Published online Jan 15, 2003. doi: 10.3748/wjg.v9.i1.54
Revised: March 23, 2002
Accepted: April 20, 2002
Published online: January 15, 2003
AIM: To investigate the relationship between Helicobacter pylori (H. pylori) infection and the expressions of the p53, Rb, c-myc, bcl-2 and hTERT mRNA in a series of diseases from chronic gastritis (CG), intestinal metaplasia type I or II (IMI-II), intestinal metaplasia type III (IMIII), mild or modest dysplasia (DysI-II), severe dysplasia (DysIII) to gastric cancer (GC) and to elucidate the mechanism of gastric carcinogenesis relating to H. pylori infection.
METHODS: 272 cases between 1998 and 2001 were available for the study including 42 cases of CG, 46 cases of IMI-II, 25 cases of IMIII, 48 cases of DysI-II, 27 cases of DysIII, 84 cases of GC. H. pylori infection and the expressions of p53, Rb, c-myc, bcl-2 were detected by means of streptavidin-peroxidase (SP) immunohistochemical method. HTERT mRNA was detected by in situ hybridization(ISH).
RESULTS: The expressions of p53, Rb, c-myc, hTERT mRNA and bcl-2 were higher in the GC than in CG, IM, Dys. The expression of c-myc was higher in IMIII with H. pylori infection (10/16) than that without infection (1/9) and the positive rate in DysI-II and DysIII with H. pylori infection was 18/30 and 13/17, respectively, higher than that without infection (4/18 and 3/10, respectively). In our experiment mutated p53 had no association with H. pylori infection, the expression of Rb was associated with H. pylori infection in GC, but the p53-Rb tumor-suppressor system abnormal in DysI-II cases, DysIII and GC cases with H. pylori infection was 21/30, 15/17 and 48/48 respecively, higher than non-infection groups (4/18, 3/10, 28/36). Furthermore the level of hTERT mRNA in GC with H. pylori infection (47/48) was higher than that without infection (30/36), however the relationship between bcl-2 and H. pylori was only in IMIII. C-myc had a close association with hTERT mRNA in DysIII and GC (P = 0.0253, 0.0305 respectively).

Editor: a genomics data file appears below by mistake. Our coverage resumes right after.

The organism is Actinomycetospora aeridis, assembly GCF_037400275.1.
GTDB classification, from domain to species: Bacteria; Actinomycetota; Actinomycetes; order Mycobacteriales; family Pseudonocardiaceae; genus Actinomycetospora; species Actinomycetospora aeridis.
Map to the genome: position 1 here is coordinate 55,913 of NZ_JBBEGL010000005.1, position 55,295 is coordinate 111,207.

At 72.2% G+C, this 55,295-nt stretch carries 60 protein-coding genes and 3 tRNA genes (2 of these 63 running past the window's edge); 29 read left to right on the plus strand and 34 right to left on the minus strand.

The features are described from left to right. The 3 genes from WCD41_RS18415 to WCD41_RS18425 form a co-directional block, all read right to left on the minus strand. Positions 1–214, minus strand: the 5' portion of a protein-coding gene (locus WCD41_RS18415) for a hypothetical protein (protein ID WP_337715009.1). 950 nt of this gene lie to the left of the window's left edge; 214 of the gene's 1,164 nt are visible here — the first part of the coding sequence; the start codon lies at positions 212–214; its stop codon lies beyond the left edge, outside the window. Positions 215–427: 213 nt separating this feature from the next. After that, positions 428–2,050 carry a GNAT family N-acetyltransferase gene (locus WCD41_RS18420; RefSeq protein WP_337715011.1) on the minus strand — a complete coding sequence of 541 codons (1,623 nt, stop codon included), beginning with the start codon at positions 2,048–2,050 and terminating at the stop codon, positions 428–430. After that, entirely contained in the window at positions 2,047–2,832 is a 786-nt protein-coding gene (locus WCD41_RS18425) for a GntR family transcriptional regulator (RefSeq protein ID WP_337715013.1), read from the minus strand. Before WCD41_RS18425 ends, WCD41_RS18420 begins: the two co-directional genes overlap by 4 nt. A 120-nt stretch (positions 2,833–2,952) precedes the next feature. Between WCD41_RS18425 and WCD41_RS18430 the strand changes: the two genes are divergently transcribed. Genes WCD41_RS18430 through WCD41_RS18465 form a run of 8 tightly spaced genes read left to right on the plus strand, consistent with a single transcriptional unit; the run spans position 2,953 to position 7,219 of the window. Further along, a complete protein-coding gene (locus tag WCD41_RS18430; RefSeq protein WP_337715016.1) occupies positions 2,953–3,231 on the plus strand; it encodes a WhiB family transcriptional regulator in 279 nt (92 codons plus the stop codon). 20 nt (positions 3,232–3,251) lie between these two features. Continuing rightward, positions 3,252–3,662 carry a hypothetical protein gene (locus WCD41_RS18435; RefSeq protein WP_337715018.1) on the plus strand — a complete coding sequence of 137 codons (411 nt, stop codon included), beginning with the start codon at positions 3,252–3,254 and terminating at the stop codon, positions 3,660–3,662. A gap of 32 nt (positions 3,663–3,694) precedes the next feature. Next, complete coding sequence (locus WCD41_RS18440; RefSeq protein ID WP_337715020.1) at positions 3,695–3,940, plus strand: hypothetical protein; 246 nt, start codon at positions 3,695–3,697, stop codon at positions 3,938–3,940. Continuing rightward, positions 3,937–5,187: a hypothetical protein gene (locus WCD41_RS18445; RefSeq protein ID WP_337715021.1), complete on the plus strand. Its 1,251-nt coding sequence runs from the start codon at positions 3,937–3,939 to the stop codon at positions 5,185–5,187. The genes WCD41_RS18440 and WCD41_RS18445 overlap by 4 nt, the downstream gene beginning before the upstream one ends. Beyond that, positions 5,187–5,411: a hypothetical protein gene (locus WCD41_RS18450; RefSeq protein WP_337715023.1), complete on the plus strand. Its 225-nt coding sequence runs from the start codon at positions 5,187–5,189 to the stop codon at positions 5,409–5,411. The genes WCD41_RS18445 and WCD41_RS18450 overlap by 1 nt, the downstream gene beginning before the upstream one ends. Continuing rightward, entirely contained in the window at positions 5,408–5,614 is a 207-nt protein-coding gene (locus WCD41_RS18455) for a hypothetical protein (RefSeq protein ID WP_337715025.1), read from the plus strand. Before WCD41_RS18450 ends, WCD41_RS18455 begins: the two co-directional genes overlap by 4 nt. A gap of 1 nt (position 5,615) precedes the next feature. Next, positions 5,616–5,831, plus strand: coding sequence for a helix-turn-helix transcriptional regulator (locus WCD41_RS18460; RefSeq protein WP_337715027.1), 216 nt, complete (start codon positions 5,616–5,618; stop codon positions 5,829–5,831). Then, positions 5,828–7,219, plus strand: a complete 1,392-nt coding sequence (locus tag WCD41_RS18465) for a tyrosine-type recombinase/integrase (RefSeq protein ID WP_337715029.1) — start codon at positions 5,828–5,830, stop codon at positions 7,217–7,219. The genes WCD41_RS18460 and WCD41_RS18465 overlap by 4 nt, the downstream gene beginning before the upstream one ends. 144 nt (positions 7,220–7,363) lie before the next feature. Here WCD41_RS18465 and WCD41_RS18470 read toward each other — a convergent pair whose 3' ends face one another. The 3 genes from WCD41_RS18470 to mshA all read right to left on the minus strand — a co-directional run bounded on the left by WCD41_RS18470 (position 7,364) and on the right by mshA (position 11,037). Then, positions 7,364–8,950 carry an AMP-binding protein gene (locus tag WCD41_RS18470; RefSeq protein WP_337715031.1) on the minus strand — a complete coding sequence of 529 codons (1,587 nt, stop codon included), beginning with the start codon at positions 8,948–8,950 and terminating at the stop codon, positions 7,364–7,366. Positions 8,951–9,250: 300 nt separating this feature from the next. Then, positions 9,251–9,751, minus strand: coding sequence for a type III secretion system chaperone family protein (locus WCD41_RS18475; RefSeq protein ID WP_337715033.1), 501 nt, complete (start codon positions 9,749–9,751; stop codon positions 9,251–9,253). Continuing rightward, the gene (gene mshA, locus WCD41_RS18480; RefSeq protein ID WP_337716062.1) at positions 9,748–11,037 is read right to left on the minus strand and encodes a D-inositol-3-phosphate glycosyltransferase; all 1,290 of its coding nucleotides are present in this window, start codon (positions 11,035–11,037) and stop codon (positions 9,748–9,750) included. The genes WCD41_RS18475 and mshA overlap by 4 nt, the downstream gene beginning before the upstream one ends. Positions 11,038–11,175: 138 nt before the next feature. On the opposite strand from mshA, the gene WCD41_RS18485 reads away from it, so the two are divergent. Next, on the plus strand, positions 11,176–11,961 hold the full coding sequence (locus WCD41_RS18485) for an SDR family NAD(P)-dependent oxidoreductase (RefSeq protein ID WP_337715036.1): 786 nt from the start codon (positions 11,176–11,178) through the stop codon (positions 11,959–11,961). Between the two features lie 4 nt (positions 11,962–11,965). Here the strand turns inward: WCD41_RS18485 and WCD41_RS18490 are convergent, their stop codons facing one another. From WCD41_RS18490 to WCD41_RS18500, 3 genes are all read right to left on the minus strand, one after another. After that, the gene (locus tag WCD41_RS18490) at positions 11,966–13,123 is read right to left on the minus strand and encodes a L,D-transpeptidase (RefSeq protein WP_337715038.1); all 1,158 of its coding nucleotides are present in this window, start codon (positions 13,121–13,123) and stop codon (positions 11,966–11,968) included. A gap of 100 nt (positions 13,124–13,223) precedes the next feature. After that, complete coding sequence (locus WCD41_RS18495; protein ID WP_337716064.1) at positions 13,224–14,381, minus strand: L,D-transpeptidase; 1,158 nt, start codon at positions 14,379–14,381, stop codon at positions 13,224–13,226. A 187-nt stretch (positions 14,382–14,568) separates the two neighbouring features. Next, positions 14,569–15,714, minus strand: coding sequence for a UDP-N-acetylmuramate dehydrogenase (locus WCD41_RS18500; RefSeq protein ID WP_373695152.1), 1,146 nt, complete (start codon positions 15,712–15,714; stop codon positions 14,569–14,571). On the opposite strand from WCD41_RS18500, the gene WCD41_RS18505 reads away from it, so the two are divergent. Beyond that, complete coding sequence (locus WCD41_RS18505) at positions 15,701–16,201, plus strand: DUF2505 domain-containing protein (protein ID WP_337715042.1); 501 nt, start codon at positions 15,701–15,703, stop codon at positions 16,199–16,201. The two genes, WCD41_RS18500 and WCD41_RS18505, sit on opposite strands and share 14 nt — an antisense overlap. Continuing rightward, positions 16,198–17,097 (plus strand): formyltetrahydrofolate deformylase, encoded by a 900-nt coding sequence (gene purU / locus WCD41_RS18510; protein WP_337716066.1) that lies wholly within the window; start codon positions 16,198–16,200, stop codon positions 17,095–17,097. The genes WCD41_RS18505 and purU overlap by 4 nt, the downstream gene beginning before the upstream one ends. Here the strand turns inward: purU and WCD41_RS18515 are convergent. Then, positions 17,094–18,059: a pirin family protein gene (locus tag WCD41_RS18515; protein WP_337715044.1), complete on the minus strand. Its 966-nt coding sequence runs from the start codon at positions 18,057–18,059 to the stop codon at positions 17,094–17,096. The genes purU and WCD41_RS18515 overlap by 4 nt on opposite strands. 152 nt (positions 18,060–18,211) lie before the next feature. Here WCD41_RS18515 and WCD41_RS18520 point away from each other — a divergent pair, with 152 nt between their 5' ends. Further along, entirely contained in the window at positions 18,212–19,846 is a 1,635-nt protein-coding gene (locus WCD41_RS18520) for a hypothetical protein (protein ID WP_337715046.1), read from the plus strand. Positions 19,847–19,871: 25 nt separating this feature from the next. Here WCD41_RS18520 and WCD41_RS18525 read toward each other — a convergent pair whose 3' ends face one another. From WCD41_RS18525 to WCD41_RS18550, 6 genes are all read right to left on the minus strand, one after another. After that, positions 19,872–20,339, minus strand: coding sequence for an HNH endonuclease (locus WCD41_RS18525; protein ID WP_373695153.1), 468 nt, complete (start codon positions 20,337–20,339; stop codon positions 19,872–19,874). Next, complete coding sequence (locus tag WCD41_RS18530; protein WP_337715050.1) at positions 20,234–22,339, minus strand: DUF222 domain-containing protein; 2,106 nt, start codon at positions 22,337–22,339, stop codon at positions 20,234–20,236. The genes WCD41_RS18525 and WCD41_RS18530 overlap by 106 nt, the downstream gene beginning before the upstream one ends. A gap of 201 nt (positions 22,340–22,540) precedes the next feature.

CONCLUSION: In the gastric carcinogenesis, H. pylori might cause the severe imbalance of proliferation and apoptosis in the precancerous lesions (IMIII and GysIII) first, leading to p53-Rb tumor-suppressor system mutation and telomerase reactivation, and finally causes gastric cancer.